Test-Driven Development is the core of the XP technical practices. With TDD, programmers get instant feedback that their code does what they intend. Rumor has it that TDD cannot be used for developing C, let alone embedded C. The rumor is wrong! TDD can be used effectively for all forms of C. In this tutorial attendees get first-hand experience at TDD, writing well tested code in the challenging world of C. Attendees see how to break dependencies on the target execution environment enabling embedded code to be effectively test-driven. You will see how TDD helps to prevent many bugs and memory leaks from ever making the bug list. We'll use CppUTest, an open source test harness, is used to collect, organize and automate C++ unit tests.
Many of the challenges in embedded development stem from the target hardware bottleneck. The bottleneck slows progress of the embedded software due to non-existent or buggy hardware, and the inefficiencies of cross-platform development. The tutorial shows how to effectively use TDD and object oriented design techniques to overcome the target hardware bottleneck.
Bring your laptop or pair with one of the other attendees. We'll help you get ready at the tutorial, but it would be best if you did some setup before. Please register at www.renaissancesofteware.net using course code XP2012. You will find computer and setup instructions under Resources in Conference Attendee Extras.
Audience: This tutorial is designed for embedded software developers, technical leaders, software architects, firmware developers. They should attend to see how this valuable development practice is used to create high-quality embedded software at a predictable pace. If you program in C or C++, but not embedded, come anyway. No embedded experience necessary.
Hardware Kanban Game
Nancy Van Schooenderwoert (Tutorial, 3 hours) Friday 13:00
Hardware development work has a physical aspect that makes controlling the flow especially difficult, such as long-lead items, deep specializations among team members, and having outside vendors build custom components.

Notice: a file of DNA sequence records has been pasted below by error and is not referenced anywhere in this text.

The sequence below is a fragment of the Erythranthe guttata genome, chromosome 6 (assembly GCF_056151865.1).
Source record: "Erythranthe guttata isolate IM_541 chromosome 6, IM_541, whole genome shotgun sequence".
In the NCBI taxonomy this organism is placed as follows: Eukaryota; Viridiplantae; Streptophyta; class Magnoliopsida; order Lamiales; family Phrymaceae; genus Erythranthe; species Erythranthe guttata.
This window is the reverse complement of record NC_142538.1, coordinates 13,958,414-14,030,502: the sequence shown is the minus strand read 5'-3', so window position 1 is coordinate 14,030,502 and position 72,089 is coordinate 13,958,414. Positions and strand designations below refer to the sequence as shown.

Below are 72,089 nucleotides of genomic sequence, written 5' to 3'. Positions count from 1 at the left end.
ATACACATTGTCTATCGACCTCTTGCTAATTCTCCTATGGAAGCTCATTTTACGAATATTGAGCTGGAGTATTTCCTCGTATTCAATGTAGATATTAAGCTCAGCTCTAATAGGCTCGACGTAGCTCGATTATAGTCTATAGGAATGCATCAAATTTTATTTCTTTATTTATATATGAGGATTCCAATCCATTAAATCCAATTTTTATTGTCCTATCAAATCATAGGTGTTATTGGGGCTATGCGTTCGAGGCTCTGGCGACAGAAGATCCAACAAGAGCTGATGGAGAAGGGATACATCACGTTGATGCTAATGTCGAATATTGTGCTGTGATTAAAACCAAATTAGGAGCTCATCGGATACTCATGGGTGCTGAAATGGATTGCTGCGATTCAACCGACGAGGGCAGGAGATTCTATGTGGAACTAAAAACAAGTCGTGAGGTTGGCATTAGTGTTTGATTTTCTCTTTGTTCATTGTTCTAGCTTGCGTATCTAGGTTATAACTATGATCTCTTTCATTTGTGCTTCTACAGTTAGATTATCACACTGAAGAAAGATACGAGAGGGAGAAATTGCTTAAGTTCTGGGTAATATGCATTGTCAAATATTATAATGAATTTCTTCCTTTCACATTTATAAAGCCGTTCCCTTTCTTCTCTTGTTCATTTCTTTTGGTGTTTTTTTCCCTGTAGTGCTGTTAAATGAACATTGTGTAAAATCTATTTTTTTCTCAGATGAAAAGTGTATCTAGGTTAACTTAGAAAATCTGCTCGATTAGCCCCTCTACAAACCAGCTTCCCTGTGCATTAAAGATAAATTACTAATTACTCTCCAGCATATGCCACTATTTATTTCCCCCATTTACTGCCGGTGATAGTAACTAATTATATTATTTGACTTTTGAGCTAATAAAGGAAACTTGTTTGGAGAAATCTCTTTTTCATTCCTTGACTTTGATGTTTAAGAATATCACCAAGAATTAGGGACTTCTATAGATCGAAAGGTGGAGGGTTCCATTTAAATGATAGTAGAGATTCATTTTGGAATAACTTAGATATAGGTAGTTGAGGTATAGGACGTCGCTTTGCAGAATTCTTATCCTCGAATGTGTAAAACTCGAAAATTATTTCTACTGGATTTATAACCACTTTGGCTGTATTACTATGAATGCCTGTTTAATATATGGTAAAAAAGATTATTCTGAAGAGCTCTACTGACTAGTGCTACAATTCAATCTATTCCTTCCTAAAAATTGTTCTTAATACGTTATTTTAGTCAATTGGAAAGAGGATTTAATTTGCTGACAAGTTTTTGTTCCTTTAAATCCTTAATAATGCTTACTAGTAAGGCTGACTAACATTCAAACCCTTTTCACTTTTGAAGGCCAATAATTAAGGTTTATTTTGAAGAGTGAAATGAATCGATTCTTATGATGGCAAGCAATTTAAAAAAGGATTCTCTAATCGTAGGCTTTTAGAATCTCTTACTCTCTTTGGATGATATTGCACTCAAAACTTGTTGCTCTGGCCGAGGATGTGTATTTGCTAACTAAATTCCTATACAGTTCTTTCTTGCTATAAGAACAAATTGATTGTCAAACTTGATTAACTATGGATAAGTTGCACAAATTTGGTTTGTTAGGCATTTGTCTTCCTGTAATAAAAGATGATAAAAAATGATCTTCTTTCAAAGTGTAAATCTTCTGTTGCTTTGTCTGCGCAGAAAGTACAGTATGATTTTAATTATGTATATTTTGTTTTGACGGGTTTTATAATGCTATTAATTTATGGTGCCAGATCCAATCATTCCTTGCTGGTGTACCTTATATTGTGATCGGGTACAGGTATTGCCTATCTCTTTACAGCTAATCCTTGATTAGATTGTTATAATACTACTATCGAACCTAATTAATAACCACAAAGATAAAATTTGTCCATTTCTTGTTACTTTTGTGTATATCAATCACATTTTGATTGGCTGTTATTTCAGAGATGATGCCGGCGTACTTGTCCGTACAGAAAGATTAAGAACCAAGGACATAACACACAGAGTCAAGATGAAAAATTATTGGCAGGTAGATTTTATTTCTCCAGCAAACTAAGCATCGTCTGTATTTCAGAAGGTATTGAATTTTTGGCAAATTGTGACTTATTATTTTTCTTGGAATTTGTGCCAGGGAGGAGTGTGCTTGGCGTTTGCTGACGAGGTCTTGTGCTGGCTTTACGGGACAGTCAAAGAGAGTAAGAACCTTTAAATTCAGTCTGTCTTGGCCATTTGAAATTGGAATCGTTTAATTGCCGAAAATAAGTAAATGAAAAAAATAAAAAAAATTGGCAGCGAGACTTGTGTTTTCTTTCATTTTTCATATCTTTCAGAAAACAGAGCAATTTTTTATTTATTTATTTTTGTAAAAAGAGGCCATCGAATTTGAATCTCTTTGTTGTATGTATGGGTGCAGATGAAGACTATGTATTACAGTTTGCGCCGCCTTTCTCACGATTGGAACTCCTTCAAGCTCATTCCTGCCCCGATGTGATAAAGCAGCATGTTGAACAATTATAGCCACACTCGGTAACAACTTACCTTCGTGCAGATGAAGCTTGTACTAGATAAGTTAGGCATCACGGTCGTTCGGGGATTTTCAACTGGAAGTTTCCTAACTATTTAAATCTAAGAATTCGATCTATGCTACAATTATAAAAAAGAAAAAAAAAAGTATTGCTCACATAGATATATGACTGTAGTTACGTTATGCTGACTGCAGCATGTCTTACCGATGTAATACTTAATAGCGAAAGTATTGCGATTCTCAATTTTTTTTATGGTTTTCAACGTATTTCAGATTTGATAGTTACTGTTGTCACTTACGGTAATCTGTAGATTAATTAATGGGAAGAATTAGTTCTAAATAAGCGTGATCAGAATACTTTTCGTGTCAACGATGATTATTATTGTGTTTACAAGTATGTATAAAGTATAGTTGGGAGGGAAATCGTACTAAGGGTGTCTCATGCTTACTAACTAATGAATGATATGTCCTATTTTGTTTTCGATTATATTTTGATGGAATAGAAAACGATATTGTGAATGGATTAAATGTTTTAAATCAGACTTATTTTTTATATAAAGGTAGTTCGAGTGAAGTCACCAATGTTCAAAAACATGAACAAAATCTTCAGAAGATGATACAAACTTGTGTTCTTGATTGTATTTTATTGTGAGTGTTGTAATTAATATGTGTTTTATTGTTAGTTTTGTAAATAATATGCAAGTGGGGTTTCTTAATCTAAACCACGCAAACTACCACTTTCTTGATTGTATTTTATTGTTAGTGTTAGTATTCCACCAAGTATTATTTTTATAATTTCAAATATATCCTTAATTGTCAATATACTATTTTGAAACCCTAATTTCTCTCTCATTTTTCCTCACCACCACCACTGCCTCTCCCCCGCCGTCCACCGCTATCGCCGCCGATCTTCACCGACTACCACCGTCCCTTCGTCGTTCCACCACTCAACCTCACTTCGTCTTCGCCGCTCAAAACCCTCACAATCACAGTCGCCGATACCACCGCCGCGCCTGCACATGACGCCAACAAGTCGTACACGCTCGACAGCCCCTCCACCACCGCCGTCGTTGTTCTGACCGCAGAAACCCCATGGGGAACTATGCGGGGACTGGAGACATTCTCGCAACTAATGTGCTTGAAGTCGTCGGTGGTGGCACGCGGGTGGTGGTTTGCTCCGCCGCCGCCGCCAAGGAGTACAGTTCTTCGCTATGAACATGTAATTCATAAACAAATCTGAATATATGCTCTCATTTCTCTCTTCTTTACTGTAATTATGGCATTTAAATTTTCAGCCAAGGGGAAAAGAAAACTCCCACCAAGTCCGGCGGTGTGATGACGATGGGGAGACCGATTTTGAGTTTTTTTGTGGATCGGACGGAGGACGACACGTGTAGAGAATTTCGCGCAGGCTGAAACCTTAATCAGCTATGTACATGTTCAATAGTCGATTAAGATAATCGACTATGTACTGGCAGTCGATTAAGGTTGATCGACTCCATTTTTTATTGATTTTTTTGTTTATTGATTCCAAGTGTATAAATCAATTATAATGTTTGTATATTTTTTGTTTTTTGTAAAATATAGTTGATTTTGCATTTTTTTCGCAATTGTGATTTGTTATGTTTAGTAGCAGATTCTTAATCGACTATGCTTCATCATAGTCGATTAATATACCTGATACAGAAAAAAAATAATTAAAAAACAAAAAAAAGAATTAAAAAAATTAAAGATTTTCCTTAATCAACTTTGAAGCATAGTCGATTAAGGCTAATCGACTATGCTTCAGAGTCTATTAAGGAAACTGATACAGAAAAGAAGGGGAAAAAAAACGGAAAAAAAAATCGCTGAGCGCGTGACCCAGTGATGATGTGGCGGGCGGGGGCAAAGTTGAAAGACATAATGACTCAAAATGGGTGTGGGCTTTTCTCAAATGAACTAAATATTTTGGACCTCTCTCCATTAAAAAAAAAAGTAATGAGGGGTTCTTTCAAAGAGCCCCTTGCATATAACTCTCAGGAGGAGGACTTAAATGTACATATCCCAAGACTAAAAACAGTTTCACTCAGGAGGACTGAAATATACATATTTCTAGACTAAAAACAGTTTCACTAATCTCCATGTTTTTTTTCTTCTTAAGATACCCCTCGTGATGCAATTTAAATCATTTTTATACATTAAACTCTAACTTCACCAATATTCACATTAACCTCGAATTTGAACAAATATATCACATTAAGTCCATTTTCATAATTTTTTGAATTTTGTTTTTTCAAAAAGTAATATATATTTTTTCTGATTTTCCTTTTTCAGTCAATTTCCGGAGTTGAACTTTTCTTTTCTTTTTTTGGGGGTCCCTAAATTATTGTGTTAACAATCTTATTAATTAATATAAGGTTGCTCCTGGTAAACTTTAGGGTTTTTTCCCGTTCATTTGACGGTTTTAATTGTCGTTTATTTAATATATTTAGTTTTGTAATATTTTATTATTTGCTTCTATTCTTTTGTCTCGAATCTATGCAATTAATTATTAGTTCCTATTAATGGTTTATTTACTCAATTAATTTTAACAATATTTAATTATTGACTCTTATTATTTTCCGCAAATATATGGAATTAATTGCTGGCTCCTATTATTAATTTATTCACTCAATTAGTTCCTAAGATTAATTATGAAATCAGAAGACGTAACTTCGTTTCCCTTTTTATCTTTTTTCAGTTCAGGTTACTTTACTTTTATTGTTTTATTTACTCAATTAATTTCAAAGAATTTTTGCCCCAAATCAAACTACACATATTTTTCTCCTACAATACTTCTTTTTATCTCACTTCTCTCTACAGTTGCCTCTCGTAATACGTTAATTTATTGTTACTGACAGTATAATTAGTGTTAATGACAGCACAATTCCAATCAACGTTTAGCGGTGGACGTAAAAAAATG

For these reasons hardware development work is different from software development and some say that’s why Agile methods cannot work for hardware development. This is incorrect. Agile methods are compatible with Lean queueing theory: By dividing the work stream into chunks, you can achieve higher throughput for the same amount of labor if you reduce the amount of work-in-progress.
Sound incredible? It is counter-intuitive. That’s why simulation is such a powerful way to explore the behavior of a hardware development Kanban system. Nancy has designed a version of the “getKanban” software board game to model hardware development workflow. As a player, you can work in your specialty or help in another skill, though you are less productive there. You can change task priorities, expedite key stories, or reduce ‘technical debt’, but you must obey the WIP (work in progress) limits!
You'll see how the Kanban rules drive behaviors that you never would have expected by analysis alone. The game lets you live the action and make the day-to-day decisions. Participants track daily progress using a Control Chart, a Cumulative Flow Diagram, and Financial Summary chart. The effect of your choices such as increase queue sizes, reduce work-in-progress limits, expedite some work – are seen graphically in the charts. This is a very engaging way to experience core lean ideas.
Audience: Technical leads (both hardware and software), project managers, product managers, functional managers, analysts, and development team members.